Admiral Lyster, Rear Admiral Aircraft Carriers Mediterranean, the visionary behind the strike on the Italian Fleet at its harbour in Taranto.
Captain Boyd, another visionary who believed in naval aviation and commanded HMS Illustrious during the Taranto attack.
Admiral de Robeck, C-in-C Mediterranean in the early 1920s who first pointed out the failure of the RAF to provide the aircraft the navy needed to do its job.

The whole RN believed implicitly in the use of aircraft in sea warfare and agreed that it was let down by the RAF and successive Governments that failed either to recognise the problem or do anything to remedy it.

Are you able to touch on the major engineering changes that occurred in both the aircraft and with the carriers (landing area configurations, landing gear, locations of the island, elevators, etc.) during this period and how effective these changes were?

Changes in aircraft technology included brakes which allowed aircraft to run up to full power before starting a take-off roll, thus shortening it, and to taxi out of a densely-packed range aft, effectively increasing the number of aircraft that could be launched at any one time. Night/blind flying instrumentation that allowed aircraft to operate at night or in bad weather. Aircraft engines in the 1,000 horse power class not only enabled higher speeds but greatly increased the load-carrying capacity of naval aircraft. Aircraft of all-metal, monoplane construction proved to be faster and more robust than their biplane predecessors.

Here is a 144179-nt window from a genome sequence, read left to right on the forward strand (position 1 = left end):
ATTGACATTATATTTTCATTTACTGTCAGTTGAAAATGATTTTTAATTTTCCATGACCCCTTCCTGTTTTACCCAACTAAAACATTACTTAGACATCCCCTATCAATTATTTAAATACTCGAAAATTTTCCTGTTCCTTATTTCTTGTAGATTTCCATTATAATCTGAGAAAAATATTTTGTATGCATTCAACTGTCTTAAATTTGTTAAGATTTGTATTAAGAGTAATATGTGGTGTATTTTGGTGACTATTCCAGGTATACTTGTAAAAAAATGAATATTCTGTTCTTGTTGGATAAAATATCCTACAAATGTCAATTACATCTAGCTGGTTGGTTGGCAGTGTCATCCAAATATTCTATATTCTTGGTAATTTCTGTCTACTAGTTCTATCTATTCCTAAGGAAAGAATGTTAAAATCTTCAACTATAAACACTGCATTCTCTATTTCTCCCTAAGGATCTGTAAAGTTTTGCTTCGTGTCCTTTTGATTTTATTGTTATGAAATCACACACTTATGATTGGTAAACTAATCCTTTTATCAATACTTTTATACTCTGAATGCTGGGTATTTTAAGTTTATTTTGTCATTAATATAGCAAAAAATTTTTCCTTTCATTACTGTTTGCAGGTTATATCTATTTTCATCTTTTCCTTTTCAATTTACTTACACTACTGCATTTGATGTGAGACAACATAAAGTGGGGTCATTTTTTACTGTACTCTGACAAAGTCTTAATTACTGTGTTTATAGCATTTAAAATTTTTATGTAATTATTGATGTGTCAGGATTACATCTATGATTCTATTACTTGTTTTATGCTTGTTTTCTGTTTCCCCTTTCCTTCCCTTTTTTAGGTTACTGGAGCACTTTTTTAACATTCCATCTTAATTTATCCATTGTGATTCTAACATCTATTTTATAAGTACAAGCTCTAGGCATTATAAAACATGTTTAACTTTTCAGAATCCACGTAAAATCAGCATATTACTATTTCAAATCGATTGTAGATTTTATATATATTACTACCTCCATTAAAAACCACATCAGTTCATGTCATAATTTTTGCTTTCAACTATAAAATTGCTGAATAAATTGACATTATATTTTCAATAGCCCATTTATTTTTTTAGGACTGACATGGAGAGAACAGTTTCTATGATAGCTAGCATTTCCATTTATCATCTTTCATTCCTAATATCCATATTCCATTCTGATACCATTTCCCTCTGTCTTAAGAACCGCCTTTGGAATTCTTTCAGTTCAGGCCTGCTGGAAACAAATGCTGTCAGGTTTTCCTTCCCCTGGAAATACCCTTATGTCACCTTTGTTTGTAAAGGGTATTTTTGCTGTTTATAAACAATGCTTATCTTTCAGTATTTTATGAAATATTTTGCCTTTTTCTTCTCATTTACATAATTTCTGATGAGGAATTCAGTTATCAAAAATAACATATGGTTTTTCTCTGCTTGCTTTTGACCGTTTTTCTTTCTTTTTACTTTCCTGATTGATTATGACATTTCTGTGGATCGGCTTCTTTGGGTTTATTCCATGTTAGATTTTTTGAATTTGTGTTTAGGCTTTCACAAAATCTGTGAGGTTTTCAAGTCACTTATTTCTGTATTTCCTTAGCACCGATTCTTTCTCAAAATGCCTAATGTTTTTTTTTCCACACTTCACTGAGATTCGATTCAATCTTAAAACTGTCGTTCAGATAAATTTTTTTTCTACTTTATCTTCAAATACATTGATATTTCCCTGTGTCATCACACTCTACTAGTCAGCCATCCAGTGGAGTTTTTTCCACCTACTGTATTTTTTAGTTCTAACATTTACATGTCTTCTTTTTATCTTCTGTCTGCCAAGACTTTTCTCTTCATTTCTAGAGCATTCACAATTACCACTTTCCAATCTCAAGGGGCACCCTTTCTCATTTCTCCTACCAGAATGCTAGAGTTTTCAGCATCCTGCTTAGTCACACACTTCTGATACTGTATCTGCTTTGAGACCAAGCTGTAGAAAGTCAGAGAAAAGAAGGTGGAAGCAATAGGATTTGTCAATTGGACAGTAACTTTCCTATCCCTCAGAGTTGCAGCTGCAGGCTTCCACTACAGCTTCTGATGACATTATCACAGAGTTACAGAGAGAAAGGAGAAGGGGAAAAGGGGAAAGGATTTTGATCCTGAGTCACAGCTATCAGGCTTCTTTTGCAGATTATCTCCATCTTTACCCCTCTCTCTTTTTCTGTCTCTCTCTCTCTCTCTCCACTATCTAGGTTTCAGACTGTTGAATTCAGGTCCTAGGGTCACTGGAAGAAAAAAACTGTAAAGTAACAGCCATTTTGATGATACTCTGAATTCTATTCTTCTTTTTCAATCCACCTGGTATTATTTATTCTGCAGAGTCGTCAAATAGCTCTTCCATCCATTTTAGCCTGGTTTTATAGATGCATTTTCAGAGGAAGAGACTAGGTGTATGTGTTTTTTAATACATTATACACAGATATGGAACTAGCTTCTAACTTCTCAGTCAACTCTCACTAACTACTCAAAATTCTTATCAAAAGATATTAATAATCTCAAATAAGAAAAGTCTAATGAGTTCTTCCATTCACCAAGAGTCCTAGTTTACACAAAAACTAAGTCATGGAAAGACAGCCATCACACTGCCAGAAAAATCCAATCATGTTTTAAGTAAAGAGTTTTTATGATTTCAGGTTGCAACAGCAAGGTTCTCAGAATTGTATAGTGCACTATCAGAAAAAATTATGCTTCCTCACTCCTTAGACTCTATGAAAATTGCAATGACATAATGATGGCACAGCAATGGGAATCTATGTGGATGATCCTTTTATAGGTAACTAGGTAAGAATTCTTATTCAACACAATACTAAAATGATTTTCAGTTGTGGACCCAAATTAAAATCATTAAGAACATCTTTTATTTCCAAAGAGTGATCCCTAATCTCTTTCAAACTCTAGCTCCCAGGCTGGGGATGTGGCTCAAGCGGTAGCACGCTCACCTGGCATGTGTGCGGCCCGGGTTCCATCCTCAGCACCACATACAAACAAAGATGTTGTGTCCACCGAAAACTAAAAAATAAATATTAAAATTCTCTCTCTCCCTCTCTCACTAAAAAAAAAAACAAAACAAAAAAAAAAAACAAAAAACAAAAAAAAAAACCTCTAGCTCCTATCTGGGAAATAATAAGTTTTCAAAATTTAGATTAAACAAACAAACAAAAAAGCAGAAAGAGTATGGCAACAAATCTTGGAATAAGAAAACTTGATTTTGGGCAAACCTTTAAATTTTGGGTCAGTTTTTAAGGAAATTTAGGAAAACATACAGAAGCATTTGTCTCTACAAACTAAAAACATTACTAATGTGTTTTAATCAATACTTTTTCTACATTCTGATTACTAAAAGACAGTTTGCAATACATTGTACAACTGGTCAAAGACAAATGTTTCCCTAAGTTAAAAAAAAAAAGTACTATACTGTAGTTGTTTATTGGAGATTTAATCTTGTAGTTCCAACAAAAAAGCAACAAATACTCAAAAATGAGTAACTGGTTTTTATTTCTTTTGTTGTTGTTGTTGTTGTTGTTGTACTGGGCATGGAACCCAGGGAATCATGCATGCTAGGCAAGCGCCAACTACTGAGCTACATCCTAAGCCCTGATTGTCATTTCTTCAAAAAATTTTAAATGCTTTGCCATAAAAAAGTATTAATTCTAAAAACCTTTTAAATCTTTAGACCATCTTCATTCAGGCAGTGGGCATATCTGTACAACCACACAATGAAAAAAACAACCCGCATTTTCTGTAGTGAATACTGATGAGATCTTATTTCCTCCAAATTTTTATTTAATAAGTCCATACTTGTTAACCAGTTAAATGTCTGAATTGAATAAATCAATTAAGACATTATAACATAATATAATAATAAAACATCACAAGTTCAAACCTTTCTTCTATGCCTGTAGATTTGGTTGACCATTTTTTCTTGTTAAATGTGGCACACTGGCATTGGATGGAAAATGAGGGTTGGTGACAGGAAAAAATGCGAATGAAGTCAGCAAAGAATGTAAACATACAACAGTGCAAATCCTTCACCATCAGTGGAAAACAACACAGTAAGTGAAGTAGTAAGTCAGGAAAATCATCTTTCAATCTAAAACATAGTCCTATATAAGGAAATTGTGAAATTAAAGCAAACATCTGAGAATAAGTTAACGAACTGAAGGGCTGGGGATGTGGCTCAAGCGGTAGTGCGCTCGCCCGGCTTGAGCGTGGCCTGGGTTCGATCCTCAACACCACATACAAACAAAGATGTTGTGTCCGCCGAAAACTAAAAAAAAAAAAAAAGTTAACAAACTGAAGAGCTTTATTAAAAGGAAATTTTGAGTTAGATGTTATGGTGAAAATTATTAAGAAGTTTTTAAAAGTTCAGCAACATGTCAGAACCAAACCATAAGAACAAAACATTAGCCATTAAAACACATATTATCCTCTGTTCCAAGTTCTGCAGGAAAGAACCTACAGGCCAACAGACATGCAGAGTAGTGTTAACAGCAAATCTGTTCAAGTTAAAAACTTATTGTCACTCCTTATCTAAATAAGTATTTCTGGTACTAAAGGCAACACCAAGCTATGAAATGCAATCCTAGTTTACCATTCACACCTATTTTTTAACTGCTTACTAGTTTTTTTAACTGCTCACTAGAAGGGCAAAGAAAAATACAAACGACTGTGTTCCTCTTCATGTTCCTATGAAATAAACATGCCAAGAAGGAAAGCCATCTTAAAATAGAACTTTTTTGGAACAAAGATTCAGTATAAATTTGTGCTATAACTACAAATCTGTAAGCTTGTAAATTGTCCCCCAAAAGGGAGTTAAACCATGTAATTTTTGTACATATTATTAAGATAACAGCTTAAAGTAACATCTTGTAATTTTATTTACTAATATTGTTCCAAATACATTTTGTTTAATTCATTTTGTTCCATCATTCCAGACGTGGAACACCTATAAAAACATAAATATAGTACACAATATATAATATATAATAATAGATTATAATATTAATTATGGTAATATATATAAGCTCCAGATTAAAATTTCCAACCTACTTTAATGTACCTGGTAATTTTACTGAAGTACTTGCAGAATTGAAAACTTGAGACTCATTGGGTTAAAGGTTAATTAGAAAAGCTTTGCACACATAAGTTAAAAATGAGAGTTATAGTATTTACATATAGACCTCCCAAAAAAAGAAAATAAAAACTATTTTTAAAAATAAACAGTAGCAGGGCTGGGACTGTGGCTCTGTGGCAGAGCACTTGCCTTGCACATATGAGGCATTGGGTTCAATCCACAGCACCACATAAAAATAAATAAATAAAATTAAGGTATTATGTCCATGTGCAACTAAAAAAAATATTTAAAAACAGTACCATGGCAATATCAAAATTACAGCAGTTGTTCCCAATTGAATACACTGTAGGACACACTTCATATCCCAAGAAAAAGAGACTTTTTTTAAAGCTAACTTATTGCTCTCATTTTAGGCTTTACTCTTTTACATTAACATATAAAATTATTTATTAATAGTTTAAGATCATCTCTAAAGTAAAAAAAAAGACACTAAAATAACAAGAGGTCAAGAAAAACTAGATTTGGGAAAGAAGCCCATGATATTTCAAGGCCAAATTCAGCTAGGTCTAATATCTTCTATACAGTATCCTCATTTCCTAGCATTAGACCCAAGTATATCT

Aircraft armament improved dramatically in this period although here, too, the pedestrian policies followed by the RAF were of little value. Airborne torpedoes with explosive warheads designed specifically for them proved to be the best ship-killing weapons of the war. Armour-piercing bombs dropped by dive bombers (which the RAF said would never work) also proved effective. 20mm cannon replaced rifle-calibre machine guns in the air-to-air role and proved far more effective. Early depth charges specified by the RAF proved to be of little value and were replaced by Admiralty-designed weapons that proved far more effective in the Battle of the Atlantic.